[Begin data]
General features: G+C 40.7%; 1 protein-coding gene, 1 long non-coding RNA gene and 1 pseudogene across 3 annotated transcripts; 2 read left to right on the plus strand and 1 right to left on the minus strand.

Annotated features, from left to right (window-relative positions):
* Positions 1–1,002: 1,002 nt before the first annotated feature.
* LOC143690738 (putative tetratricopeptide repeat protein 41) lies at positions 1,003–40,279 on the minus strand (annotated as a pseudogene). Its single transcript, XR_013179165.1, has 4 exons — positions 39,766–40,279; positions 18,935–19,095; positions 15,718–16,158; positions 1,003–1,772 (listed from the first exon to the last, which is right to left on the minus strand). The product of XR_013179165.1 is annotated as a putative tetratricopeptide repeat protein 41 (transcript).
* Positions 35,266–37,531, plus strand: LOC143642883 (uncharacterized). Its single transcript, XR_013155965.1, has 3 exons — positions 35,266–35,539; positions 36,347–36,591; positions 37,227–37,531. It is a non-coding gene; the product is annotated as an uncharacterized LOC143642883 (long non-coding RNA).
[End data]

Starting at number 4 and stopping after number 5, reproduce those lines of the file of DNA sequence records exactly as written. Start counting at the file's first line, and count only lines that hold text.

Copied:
* LOC143690738 (putative tetratricopeptide repeat protein 41) lies at positions 1,003–40,279 on the minus strand (annotated as a pseudogene). Its single transcript, XR_013179165.1, has 4 exons — positions 39,766–40,279; positions 18,935–19,095; positions 15,718–16,158; positions 1,003–1,772 (listed from the first exon to the last, which is right to left on the minus strand). The product of XR_013179165.1 is annotated as a putative tetratricopeptide repeat protein 41 (transcript).
* Positions 35,266–37,531, plus strand: LOC143642883 (uncharacterized). Its single transcript, XR_013155965.1, has 3 exons — positions 35,266–35,539; positions 36,347–36,591; positions 37,227–37,531. It is a non-coding gene; the product is annotated as an uncharacterized LOC143642883 (long non-coding RNA).